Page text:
* Large Hadron Collider restarts after technical break
* Highest-speed beam collisions seen in two to four weeks
GENEVA, March 1 (Reuters) - Particle beams are recirculating in the “Big Bang” collider at the Swiss-French border following a short break and are expected to reach maximum velocity in two to four weeks, a CERN spokeswoman said on Monday.
“We had a technical stop over Christmas and that has finished. The beams are circulating again,” Barbara Warmbein, press officer at the European Organisation for Nuclear Research (CERN), told Reuters.
Collisions at the highest possible energy level, emulating conditions in the moments after the creation of the universe 13.7 billion years ago, should occur within two to four weeks, the spokeswoman said.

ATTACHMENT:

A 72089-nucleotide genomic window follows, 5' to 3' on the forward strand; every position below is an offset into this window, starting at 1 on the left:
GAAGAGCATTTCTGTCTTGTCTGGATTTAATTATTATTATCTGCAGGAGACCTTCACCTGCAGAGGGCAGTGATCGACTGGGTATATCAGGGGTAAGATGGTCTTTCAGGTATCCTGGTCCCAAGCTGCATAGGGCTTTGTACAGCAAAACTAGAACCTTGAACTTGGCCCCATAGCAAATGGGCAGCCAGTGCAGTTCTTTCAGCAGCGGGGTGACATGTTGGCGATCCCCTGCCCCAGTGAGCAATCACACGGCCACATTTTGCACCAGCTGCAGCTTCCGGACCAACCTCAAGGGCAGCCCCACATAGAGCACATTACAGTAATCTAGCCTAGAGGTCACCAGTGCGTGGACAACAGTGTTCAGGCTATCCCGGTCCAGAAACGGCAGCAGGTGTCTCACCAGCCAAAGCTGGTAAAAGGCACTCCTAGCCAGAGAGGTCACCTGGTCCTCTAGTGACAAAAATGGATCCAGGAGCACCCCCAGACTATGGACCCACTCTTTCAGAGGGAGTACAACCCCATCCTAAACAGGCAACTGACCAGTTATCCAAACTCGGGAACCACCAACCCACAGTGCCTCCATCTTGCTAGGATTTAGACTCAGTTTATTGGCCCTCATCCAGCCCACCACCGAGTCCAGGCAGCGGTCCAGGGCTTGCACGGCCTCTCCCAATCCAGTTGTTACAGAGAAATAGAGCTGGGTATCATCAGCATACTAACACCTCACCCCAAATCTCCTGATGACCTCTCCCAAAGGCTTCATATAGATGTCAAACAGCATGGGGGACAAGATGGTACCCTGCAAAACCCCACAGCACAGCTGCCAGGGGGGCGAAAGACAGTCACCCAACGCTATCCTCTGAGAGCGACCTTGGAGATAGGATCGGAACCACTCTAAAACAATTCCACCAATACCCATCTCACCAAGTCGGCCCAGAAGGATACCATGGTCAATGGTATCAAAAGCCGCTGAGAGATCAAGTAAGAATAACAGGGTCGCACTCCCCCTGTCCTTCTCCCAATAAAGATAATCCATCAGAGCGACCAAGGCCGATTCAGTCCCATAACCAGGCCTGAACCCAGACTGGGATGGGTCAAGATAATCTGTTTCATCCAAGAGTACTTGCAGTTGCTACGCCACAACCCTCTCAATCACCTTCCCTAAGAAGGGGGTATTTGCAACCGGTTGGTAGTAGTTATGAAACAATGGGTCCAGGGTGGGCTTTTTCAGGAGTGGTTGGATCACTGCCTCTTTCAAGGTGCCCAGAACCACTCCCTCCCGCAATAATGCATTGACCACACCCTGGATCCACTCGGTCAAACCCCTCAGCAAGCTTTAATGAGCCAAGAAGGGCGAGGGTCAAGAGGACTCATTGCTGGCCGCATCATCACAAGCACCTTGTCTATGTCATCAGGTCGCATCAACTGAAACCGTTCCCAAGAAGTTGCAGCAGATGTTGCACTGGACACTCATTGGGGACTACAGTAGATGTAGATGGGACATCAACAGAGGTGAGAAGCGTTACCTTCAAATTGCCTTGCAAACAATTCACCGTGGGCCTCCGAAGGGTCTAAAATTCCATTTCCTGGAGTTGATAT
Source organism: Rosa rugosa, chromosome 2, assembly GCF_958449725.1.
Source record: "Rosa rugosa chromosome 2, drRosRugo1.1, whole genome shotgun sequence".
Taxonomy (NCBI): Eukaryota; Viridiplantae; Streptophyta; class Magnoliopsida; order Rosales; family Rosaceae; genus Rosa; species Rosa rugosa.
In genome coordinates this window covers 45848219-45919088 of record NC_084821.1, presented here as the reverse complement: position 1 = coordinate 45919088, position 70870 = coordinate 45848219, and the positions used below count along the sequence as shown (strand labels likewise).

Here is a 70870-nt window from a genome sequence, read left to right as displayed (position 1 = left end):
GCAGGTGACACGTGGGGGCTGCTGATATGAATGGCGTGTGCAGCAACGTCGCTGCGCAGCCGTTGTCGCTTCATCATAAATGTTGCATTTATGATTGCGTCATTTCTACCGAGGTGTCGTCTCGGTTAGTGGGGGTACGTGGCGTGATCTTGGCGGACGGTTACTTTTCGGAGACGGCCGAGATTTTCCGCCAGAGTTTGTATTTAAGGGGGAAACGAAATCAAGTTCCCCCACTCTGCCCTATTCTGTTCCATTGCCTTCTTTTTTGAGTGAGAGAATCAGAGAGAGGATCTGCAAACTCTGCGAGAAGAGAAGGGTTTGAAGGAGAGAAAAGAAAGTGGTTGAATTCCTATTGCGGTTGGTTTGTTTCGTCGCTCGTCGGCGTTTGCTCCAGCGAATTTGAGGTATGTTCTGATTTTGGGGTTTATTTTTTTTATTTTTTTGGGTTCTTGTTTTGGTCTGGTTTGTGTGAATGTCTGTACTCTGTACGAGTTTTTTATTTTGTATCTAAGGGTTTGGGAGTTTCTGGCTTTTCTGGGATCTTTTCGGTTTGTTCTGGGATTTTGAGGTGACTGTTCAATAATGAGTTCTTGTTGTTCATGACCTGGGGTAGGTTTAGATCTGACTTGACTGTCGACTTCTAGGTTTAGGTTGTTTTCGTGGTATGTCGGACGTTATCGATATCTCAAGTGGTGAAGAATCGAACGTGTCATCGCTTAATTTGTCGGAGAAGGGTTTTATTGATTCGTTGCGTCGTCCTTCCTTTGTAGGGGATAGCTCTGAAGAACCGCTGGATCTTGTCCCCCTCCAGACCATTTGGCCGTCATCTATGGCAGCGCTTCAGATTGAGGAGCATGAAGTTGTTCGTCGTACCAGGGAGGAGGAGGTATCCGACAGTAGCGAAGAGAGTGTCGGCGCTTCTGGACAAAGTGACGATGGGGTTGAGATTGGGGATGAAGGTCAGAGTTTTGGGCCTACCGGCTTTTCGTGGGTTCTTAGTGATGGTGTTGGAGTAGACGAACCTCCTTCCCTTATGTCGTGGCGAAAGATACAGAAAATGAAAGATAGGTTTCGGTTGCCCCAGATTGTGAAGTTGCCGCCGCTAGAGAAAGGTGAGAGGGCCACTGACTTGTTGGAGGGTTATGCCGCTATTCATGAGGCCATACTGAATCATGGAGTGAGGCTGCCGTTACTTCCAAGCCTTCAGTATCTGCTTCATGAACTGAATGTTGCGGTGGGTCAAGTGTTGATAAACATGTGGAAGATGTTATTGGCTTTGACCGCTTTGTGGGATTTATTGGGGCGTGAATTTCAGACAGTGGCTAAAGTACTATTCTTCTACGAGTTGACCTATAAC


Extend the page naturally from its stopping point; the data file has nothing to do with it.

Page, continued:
Scientists around the world will scour the resulting data to search for the elusive Higgs Boson particle, which Scots scientist Peter Higgs said three decades ago would explain how matter came together and created the universe. [ID:nLDE61226V]
“The plan is to run at those energies for 18 to 24 months to give the experimenters the data that they need to work,” Warmbein said.
CERN’s Large Hadron Collider is the largest machine ever built and doomsday theorists have worried its experiments would create black holes that would destroy humanity. The accelerator has also featured in Dan Brown’s bestselling thriller “Angels & Demons”. It was first started up in September 2008 but then shut down 10 days later after over-heating in its 27-kilometre (17-mile) circular underground tunnel which required lengthy and expensive delays. The project has drawn together thousands of physicists worldwide and cost some $10 billion. (Reporting by Laura MacInnis; Editing by Robert Evans)